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Traveling From Table to Table

The NCHS Cultural Carnival
Students+representing+Pakistan+prepare+panipuri%2C+a+savory+snack%2C+to+sell+along+with+mango+juice.
JODIE HUR ’25
Students representing Pakistan prepare panipuri, a savory snack, to sell along with mango juice.

On May 24, the National Chinese Honor Society (NCHS) hosted a Cultural Carnival in the small gym. This event included a variety of cultures with diverse food, music, and engaging cultural activities. Through this event, students and staff learned more about the unique backgrounds of their peers.

To prepare for this event, student volunteers created tri-folds incorporating cultural traditions, important information, and multiple visuals. For example, Sudan’s tri-fold included the country’s history in order for others to gain a better understanding.

Ms. Nicole Mendez-Melo smiles as she gets henna done by a student helping to represent the culture of Afghanistan. (JODIE HUR ’25)

“Learning about other cultures is pivotal for one’s growth because it expands our worldview,” said Ms. Eleanor Rolon, a college and career counselor.

Many of the tables cooked and sold food from their respective cultures. Crepes from France made by the French National Honor Society (FNHS), macaroni and cheese from the Black Student Union (BSU), pancit from the Philippines made by the Class of 2025, and more filled the air with a flavorful aroma. A shared love for food united both students and staff from diverse backgrounds.

I think EHS is really blessed to have all sorts of people from different backgrounds and races. I think being a part of a community is embracing everybody’s cultural identities and backgrounds, and the Cultural Carnival is just an excellent way to do that because we get to see people from all walks of life.

— Violet Bak ’25

“I know a lot of people brought in food from different cultures, and I know that one of the biggest things of people’s culture is food,” said Keona Rose ‘25, a student representing the Black Student Union. “So, I think food is one of the things that helps bring together students at EHS.”

Students representing the Black Student Union at the Cultural Carnival spend time eating cultural cuisine and playing board games. (JODIE HUR ’25)

Along with the dishes these clubs provided, some looked to share culture in other aspects as well. For example, the students representing the Dominican Republic created and sold bracelets and stickers, and the students representing Afghanistan provided a service for students and staff to get henna done.

As students roamed around the gym, different genres and languages of music were heard from speakers brought by the presenters. From rap to Chinese music, students used all their senses to indulge in the cultures.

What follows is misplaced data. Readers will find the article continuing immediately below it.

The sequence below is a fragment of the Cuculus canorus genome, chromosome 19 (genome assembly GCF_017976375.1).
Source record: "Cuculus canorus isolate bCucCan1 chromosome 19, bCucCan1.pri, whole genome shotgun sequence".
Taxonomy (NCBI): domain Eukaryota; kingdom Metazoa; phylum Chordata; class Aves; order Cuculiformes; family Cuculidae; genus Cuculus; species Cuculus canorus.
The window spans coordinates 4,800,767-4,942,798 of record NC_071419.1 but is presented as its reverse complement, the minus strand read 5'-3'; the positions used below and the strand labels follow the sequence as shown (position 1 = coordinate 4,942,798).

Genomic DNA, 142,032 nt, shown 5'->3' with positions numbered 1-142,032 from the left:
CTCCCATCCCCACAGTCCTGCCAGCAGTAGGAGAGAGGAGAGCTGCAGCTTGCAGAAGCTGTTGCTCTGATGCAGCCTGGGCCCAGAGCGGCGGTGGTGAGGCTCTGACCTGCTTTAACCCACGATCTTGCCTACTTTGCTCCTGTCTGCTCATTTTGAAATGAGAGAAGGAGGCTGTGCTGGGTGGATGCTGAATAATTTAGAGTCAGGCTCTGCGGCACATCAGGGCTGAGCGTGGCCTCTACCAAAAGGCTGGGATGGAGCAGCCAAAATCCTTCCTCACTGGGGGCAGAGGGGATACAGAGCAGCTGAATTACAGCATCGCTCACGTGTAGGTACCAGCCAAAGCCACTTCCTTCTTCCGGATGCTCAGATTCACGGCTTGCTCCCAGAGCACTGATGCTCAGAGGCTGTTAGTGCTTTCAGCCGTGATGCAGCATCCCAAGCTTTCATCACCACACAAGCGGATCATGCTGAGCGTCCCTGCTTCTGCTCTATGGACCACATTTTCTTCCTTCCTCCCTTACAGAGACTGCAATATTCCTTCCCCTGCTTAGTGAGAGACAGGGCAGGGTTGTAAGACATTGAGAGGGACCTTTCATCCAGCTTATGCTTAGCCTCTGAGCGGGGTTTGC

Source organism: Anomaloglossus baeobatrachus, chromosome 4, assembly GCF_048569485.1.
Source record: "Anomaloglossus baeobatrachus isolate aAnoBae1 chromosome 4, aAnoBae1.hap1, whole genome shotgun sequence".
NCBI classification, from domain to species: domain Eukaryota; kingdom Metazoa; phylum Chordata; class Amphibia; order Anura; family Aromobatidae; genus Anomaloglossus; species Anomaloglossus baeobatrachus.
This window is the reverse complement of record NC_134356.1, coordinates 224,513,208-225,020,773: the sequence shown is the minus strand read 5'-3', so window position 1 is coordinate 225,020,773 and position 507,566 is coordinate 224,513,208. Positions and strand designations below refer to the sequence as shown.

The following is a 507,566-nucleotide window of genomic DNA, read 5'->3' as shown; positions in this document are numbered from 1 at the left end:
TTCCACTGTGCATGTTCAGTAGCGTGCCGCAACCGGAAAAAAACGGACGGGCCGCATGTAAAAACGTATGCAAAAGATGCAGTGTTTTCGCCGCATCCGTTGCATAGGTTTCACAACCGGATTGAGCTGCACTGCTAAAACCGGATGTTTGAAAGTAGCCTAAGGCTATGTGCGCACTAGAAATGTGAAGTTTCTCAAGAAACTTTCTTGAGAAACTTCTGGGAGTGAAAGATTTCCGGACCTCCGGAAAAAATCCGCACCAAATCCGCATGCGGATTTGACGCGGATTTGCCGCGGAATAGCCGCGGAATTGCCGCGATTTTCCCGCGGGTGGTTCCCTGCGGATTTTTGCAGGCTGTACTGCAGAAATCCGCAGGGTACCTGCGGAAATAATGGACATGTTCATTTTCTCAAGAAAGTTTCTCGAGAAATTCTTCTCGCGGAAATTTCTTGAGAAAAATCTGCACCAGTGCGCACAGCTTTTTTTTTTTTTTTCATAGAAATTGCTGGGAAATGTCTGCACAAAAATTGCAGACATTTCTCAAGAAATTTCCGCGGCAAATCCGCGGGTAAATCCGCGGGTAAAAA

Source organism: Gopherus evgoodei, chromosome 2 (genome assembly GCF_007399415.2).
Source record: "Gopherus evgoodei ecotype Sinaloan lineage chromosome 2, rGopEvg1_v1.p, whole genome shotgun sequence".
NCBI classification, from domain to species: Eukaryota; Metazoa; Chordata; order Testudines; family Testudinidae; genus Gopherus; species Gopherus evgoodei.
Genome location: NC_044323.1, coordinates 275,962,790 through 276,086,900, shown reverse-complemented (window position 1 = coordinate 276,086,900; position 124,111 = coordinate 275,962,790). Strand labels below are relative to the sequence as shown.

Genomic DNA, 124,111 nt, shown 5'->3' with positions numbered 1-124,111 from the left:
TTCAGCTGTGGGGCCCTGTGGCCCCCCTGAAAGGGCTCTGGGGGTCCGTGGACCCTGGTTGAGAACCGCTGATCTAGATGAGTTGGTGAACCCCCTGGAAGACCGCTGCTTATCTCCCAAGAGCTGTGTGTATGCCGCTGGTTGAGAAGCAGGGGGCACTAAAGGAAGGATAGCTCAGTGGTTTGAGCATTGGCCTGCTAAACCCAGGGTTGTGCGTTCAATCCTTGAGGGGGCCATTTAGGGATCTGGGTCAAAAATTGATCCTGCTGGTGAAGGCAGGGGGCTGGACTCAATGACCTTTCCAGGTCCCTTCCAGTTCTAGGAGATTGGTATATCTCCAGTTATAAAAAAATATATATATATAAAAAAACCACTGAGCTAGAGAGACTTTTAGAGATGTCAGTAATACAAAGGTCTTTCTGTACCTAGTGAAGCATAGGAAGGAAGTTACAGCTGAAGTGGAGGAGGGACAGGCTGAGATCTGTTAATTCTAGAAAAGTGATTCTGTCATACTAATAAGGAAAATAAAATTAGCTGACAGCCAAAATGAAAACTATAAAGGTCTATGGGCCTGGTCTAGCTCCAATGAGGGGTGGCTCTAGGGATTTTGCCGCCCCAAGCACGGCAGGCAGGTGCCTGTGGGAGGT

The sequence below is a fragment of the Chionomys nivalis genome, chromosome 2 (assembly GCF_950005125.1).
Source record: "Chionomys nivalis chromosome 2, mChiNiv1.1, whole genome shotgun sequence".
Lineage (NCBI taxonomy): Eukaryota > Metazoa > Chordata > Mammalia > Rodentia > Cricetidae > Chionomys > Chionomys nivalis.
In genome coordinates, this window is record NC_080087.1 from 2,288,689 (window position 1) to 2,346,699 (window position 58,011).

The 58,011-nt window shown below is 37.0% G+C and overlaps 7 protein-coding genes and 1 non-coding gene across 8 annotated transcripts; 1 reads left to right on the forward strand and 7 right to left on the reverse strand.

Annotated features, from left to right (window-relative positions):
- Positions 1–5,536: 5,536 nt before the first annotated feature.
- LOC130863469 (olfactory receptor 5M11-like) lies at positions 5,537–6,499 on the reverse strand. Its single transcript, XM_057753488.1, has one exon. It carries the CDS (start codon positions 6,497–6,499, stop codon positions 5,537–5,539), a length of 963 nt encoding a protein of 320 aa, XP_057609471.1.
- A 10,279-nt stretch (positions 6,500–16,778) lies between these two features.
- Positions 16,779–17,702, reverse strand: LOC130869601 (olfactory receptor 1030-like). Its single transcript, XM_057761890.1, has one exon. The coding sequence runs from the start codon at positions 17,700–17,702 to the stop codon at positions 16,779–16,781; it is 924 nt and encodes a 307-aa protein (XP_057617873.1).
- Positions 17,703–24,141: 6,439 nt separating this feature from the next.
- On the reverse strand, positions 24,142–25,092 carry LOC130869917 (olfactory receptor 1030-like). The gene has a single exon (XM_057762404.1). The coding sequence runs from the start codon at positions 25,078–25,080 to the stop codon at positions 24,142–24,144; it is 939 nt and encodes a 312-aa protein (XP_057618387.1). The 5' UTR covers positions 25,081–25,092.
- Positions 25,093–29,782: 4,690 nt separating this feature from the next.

“There’s a lot of culture and to see all of this together is incredible, I’ve never seen something like this before,” said Keanu Balon ‘27, a student representing Ecuador.

So, I think food is one of the things that helps bring together students at EHS.

— Keona Rose ‘25

Although Edison High School is frequently known for its diversity among its students and staff, the representation of the cultures within the school is not always displayed in a way that is similar to this event held in the small gym. The Cultural Carnival brought the cultures of underrepresented countries and ethnicities in EHS, allowing students to acquire knowledge about multiple cultures.

Atharva Inamdar ’24 participates in a marble game from NCHS with a prize of 25 dollars. (JODIE HUR ’25)

“I think EHS is really blessed to have all sorts of people from different backgrounds and races,” said Violet Bak ’25, representing France. “I think being a part of a community is embracing everybody’s cultural identities and backgrounds, and the Cultural Carnival is just an excellent way to do that because we get to see people from all walks of life.”

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About the Contributors
FAIZA AHMED ‘25
FAIZA AHMED ‘25, Staff Writer
Faiza Ahmed is a Staff Writer for The Eagle's Eye and joined during her junior year. She is involved in clubs like Student Council, MSA, DECA, and more! Aside from EHS, She loves fashion, listening to music, spending time with family/friends, and crocheting.
ARANIEE SOTHILINGAM ‘25
ARANIEE SOTHILINGAM ‘25, Photography Editor

Araniee Sothilingam has been contributing as a staff writer and photographer for "The Eagle's Eye" since her sophomore year. When she is not writing, she enjoys reading, listening to music, or taking pictures for different school events. She can also be found after school at Student Council, DECA, Film Club, or with the EHS orchestra.

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